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Old 02-25-2010, 08:41 AM
Alexandrite Alexandrite is offline
Join Date: Feb 2009
Posts: 125
Default Re: Squeaky Clean Edition (Robert Wright & Ramesh Ponnuru)

So Bob was asking who the tea party people are. I think I can explain it.

The reason it's so weird is because the origins of the Tea Party is the Ron Paul campaign from 2007. So you have the original weird libertarian, paleo-conservative, whacko coalition continuing to do their thing, holding these rallies and the like, and eventually this organizational structure is coopted by members of the conservative right in early 2009. People like Glenn Beck and Sean Hannity. This is about the time you start seeing them label themselves as "Teabaggers" (The savvy young libertarians never called themselves that). It's an already odd diehard coalition being pulled toward the masses through these odd personalities that are kind of antithetical to the original organizers.

Go back to March 2009, and you'll see this is when Beck starts calling for his 9/12 protest, and I think that's about when he started calling himself a libertarian and annoying the crap out of real libertarians. Or when he'd say he likes Ron Paul after spending a year bashing him.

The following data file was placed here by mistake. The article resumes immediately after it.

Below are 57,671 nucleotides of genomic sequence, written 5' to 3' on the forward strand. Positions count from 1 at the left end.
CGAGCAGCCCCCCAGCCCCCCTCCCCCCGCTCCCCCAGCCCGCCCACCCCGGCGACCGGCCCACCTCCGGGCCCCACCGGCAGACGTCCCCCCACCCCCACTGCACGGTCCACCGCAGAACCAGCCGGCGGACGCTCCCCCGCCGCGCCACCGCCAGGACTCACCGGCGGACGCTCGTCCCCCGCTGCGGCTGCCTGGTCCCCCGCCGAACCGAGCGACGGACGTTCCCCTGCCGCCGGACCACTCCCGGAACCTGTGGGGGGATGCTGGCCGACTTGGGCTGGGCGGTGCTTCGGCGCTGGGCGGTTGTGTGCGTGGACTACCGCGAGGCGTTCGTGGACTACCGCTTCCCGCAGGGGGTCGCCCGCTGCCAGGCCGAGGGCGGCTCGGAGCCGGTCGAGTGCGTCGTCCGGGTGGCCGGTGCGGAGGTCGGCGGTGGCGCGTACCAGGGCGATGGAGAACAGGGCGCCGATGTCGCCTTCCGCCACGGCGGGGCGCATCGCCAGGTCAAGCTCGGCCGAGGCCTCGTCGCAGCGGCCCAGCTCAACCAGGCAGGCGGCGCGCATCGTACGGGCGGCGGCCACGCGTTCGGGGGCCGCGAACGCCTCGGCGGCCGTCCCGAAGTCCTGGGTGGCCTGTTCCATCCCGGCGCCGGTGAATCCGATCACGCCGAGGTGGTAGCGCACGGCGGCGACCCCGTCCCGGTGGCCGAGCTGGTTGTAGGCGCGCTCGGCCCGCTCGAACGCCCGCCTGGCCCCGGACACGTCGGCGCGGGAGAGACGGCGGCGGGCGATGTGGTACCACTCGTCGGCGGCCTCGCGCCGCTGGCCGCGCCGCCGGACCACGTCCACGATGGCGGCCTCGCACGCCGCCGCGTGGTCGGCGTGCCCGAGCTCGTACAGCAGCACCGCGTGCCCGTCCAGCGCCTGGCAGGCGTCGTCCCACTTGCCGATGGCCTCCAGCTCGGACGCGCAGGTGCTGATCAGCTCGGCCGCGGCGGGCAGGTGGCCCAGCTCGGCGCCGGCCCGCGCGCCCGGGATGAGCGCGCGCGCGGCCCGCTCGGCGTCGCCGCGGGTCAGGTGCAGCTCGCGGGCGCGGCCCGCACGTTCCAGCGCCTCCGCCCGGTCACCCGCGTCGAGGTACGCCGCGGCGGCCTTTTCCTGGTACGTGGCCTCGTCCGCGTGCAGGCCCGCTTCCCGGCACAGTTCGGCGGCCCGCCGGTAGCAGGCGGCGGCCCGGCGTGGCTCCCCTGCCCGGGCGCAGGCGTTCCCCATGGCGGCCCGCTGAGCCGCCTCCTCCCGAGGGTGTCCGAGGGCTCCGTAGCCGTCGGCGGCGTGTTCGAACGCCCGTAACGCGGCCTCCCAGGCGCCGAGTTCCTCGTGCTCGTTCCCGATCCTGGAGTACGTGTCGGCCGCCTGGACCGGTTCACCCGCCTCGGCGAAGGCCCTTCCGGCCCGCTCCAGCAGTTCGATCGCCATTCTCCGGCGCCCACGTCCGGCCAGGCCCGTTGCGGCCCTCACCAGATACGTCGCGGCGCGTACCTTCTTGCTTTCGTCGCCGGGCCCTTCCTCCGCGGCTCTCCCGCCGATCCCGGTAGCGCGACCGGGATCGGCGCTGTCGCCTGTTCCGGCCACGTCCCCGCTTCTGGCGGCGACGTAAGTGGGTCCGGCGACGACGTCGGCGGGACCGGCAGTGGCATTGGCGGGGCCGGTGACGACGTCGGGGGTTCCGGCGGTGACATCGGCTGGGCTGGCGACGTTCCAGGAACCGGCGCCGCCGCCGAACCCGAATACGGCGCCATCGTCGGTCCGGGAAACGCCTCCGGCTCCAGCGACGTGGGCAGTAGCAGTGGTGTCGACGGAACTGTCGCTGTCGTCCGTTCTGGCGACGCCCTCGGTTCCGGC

You have the Paulistian refugees being pulled to the mainstream audiences by personalities like Beck and Hannity, personalities that the original coalition didn't like. When these forces combined their efforts it resulted in this kind of messy whatever:

1: Long term Paulistians and libertarians who are willing to tolerate greater cooperation with the right in exchange for more mainstream advantages.
2: And fans of talk radio.

This should explain the weird break down. It should maybe explain why there wasn't a solid leadership behind it either. Why would the Paulistians anoint Beck, or Hannity? Why would Glenn Beck fans support Ron Paul? And it's become it's own thing now.

Is it lasting?
It's no more a lasting coalition then the Paleo-libertarian coalition has ever had with the right. It'll have an impact until the we get a realignment on the right again. It's a temporary filler, given that so many of the prior coalitions and powers collapsed with the end of Bush. I think if you see a weak 2012 candidate, or if the party looks weak in 2012, the Tea Party will have a larger impact on that. If you have a strong candidate and a strong chance of winning the 2012 election, I think you'll see them fade away.

edit: fixed some bbc

Last edited by Alexandrite; 02-25-2010 at 08:43 AM..
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